The law enforcement community’s approach to information sharing has gone viral.
Dozens of federal agencies, state governments and international governments are making the National Information Exchange Model (NIEM) the standard for secure information sharing.
The story around the Federal Identity Credentialing and Access Management (FICAM) framework is similar to that of NIEM. Federal and state government agencies recognize the value of adopting the common approach to identity management.
These two examples are major reasons why a new white paper from ACT-IAC’s Collaboration and Transformation Special Interest Group’s Information Sharing Committee is calling for a similar approach to the acquisition of IT systems.
“We are trying to add a little more coherence there. A core challenge we face is the crushing financial situation we find ourselves in in the public sector. It’s bad at the federal level. It’s much worse at the state and local level,” said Kshemendra Paul, the program manager of the Information Sharing Environment (ISE), in an interview with Federal News Radio. “Part of the solution going forward is to reduce fragmentation by increasingly having more effective interoperability and information sharing and solutions so we can work across boundary. These recommendations give us a pathway to do that.”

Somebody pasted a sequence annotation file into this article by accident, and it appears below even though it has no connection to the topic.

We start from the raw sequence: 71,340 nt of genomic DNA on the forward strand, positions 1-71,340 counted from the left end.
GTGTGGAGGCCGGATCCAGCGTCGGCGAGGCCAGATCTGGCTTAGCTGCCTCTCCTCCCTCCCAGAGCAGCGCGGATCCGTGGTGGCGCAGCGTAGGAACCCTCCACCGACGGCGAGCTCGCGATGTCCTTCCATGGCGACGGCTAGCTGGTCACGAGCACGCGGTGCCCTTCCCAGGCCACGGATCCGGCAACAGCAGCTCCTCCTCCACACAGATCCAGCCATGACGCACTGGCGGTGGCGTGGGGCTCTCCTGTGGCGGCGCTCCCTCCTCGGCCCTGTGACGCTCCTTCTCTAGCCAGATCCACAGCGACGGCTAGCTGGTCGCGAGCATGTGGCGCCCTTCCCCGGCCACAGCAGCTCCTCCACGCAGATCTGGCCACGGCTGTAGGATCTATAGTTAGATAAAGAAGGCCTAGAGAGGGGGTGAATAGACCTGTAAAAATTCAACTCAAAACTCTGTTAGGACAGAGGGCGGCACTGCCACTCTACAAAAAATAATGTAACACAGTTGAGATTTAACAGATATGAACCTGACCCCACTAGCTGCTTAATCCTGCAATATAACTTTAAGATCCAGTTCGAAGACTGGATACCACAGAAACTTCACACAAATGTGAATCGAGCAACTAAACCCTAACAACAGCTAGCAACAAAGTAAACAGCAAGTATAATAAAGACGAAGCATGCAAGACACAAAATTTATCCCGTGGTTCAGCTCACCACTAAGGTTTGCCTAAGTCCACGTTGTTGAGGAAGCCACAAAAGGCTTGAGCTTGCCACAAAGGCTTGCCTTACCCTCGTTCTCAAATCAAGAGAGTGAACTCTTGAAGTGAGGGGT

More traction needed
ACT-IAC presented the white paper to Paul and Kathleen Turco, the associate administrator of the Office of Governmentwide Policy in the General Services Administration late last month. Turco and Paul are working together on a new set of tools to make information sharing easier.